The Government yesterday expressed its regret and sympathy for the victims of the 1960s thalidomide tragedy for the first time since the disaster unfolded half a century ago.
But it stopped short of apologising for its role in the world's worst drug catastrophe, as had been expected.
Instead, the Health minister Mike O'Brien confirmed a £20m support package, announced last month, which will be administered through the Thalidomide Trust to help meet the needs of survivors. It is the first time the Government has provided them with financial support.
In a carefully worded statement to the Commons that has been awaited for 50 years, Mr O'Brien told MPs: "I know that a lot of thalidomiders have waited a long time for this. The Government wishes to express its sincere regret and deep sympathy for the injury and suffering endured by all those affected when expectant mothers took the drug thalidomide between 1958 and 1961.
"We acknowledge both the physical hardship and the emotional difficulties that have faced the children affected and their families as a result of this drug, and the challenges that many continue to endure, often on a daily basis.
"In the light of what happened, a complete review of the machinery for marketing, testing and regulating drugs was initiated, including the enactment of the Medicines Act 1968, which introduced further testing for medicines prior to licensing to ensure that they meet acceptable standards of safety and efficacy."
Pregnant women were prescribed the drug in the 1950s and early 1960s as a treatment for morning sickness or insomnia. It was withdrawn from sale in 1961 after babies were born with limb deformities and other damage.
In 1958, a government agency called the Cohen committee granted thalidomide exemption from purchase tax, on the grounds that it was a supposedly proven remedy, in effect approving it for prescription on the NHS. Despite this, the British Government has never acknowledged responsibility for its role in the tragedy nor, until now, offered financial compensation.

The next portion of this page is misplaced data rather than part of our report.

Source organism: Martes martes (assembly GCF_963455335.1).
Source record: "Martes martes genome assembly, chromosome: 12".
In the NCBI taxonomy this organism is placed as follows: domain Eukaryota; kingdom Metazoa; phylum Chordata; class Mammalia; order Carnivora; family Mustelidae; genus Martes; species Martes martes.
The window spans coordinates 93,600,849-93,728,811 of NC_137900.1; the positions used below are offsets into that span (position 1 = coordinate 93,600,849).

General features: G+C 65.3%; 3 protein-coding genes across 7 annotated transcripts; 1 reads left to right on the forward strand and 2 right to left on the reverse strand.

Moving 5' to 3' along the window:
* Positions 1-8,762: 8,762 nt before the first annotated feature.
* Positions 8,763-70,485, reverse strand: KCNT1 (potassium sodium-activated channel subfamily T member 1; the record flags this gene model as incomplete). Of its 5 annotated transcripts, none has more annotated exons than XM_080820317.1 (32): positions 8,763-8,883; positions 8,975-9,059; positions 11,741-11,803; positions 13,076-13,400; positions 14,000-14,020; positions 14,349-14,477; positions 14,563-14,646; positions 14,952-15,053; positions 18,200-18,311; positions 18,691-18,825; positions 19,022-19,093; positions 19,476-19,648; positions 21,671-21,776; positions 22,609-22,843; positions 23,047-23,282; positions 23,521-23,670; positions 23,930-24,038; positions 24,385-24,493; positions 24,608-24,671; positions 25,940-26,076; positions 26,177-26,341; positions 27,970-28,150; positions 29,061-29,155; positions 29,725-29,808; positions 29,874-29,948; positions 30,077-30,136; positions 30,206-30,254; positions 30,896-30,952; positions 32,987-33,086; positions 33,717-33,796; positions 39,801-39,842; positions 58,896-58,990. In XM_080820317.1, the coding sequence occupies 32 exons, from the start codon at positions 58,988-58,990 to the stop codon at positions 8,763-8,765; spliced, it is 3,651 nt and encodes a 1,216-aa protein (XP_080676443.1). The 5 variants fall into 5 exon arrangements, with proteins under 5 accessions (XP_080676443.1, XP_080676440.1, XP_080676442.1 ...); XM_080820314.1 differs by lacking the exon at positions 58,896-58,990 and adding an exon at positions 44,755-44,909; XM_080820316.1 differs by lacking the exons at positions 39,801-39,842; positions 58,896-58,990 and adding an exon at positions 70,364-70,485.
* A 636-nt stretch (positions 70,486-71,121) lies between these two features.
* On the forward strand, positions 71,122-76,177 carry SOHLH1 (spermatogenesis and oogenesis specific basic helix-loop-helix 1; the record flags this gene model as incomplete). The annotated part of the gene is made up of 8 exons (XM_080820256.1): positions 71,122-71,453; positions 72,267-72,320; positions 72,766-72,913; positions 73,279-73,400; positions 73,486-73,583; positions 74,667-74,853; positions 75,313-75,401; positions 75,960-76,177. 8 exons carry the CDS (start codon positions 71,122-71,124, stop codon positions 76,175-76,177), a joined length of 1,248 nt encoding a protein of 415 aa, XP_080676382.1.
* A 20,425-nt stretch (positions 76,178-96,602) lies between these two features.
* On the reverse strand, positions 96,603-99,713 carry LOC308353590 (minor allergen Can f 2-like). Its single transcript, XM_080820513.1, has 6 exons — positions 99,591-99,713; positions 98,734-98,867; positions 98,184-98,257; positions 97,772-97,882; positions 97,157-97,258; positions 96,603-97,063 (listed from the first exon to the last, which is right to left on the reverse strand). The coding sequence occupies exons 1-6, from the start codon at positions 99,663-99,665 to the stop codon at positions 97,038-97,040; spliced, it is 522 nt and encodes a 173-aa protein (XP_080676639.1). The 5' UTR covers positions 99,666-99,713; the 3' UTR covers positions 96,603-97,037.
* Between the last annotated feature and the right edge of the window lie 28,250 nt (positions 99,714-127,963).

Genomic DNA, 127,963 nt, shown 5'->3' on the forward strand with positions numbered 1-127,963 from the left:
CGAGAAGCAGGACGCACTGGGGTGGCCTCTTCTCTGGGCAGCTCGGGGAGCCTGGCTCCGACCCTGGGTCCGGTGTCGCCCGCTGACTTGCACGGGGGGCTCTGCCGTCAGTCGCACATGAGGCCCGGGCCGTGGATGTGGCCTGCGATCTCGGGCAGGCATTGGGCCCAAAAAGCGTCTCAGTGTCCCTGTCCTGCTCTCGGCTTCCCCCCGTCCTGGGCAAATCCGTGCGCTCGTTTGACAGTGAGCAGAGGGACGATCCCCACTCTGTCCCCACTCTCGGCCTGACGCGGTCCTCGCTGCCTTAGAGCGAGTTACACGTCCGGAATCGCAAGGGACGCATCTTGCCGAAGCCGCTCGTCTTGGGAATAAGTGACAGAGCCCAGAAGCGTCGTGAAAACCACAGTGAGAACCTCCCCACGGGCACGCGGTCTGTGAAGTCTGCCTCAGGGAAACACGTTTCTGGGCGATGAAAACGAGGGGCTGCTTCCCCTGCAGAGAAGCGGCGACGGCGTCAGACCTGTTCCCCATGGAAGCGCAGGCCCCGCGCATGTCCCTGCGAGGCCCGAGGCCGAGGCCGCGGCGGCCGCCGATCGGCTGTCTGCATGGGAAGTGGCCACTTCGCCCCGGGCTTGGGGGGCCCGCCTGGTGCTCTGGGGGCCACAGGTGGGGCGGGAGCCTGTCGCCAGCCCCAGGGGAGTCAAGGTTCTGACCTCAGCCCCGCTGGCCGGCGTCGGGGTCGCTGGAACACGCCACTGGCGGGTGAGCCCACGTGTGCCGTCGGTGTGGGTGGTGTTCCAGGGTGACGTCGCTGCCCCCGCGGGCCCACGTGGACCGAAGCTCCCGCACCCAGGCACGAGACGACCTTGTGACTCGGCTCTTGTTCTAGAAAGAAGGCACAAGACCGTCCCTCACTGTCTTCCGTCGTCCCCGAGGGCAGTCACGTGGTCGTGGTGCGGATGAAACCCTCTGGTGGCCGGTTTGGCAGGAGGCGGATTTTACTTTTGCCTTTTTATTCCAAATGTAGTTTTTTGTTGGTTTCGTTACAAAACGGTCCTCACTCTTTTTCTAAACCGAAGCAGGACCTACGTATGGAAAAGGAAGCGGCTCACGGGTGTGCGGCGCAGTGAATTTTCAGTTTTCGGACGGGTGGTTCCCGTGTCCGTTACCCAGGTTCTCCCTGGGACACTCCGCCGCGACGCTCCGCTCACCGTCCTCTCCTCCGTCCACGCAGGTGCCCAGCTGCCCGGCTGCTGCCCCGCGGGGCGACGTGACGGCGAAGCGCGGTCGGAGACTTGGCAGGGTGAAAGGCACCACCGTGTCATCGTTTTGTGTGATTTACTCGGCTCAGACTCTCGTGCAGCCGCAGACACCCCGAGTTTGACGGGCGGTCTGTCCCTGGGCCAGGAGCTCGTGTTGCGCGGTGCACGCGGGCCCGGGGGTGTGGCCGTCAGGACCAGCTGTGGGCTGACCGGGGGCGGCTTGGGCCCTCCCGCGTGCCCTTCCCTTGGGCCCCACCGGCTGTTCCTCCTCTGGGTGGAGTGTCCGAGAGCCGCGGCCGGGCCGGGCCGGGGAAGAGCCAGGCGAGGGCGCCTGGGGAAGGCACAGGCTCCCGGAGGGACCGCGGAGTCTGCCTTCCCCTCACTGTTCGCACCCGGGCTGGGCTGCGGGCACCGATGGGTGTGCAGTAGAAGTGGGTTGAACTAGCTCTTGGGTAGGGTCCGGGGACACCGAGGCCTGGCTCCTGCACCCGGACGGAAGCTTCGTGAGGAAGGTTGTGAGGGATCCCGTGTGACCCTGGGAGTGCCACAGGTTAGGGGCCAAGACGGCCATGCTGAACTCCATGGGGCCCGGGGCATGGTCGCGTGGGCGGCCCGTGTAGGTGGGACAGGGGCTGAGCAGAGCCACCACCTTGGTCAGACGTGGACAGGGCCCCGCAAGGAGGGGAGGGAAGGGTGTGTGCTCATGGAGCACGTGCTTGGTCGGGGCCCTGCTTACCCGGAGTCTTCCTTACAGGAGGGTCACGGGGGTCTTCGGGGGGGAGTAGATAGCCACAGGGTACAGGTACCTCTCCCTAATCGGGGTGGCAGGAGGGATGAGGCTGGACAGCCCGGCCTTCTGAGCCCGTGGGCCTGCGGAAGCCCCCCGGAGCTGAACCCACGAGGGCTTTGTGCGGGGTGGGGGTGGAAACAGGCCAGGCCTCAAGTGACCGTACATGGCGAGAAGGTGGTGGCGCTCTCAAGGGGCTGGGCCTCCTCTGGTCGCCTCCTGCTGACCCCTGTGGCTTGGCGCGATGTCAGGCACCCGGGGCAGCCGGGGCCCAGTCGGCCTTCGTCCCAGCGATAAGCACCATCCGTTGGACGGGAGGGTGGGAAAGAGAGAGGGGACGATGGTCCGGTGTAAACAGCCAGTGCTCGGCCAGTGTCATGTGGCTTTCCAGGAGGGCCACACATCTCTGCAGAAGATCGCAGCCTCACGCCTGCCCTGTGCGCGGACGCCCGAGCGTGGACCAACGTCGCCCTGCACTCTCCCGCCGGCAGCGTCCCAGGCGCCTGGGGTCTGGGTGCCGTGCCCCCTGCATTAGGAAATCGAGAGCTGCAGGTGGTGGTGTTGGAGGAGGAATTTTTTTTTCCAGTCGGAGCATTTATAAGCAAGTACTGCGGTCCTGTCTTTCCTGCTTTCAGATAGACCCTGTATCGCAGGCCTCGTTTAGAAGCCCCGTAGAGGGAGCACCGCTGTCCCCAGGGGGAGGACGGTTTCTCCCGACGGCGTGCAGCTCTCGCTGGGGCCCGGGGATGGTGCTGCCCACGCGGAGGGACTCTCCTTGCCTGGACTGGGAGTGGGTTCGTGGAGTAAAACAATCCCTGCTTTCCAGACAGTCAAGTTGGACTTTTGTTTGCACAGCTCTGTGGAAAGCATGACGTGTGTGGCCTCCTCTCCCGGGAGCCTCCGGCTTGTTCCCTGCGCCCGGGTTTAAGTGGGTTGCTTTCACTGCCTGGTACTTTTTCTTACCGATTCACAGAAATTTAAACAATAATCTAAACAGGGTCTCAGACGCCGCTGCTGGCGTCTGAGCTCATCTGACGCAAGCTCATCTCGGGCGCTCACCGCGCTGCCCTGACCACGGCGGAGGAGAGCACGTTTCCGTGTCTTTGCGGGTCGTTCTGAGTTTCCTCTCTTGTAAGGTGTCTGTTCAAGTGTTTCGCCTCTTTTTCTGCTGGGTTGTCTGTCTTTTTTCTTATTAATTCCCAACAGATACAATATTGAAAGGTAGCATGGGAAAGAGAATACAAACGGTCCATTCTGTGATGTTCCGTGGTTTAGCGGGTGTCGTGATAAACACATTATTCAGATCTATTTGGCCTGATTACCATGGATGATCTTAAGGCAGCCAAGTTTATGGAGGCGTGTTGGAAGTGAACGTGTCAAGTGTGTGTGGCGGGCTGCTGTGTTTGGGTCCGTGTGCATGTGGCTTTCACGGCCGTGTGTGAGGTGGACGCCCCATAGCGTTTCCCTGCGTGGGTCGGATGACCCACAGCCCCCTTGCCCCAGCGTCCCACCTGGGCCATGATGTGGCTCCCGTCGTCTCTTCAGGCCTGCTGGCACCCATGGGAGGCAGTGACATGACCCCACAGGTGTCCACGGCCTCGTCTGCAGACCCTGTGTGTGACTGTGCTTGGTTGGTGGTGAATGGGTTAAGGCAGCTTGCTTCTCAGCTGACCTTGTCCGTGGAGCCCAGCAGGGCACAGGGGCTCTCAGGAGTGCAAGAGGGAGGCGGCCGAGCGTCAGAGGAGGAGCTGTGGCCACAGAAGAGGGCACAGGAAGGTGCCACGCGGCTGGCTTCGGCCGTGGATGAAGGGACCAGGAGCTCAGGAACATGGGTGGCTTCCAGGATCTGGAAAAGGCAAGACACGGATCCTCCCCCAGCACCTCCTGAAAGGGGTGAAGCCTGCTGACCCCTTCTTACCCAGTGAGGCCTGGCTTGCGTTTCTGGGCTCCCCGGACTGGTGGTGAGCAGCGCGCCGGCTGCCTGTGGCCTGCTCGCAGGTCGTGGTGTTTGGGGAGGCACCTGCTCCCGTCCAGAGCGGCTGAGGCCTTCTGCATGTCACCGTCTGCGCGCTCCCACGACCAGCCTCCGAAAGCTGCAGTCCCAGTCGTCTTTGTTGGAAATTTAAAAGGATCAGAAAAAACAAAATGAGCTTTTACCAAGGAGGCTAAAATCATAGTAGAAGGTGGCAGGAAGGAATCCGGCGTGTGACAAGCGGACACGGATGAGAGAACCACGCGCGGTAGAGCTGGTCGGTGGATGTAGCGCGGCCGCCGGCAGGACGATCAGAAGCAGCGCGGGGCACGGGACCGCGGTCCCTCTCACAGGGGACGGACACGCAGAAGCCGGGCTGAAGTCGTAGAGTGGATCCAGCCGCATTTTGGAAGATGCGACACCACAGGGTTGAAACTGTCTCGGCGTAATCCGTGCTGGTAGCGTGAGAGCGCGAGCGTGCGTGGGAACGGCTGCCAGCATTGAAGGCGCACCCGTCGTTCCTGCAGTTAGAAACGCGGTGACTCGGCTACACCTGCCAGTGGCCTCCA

There are 466 thalidomide survivors in the UK, with varying levels of disability. Currently they receive an average of £18,000 a year from the Thalidomide Trust. The trust was established to administer compensation paid by Distillers, the manufacturers of thalidomide, and its successor companies.
As the survivors have aged – most are now in their late 40s or early 50s – their needs have grown. If the Government's pilot scheme is a success, it is expected to be reviewed after three years for the lifetime of those affected by the drug. The cash has been found from "within existing health budgets", the department said.
Guy Tweedy, 47, a Thalidomide campaigner from Harrogate, described the Government's statement as "absolutely wonderful". He said: "I'm highly delighted and so glad that it actually came, 50 years too late but never mind. It's a big day."Reuse content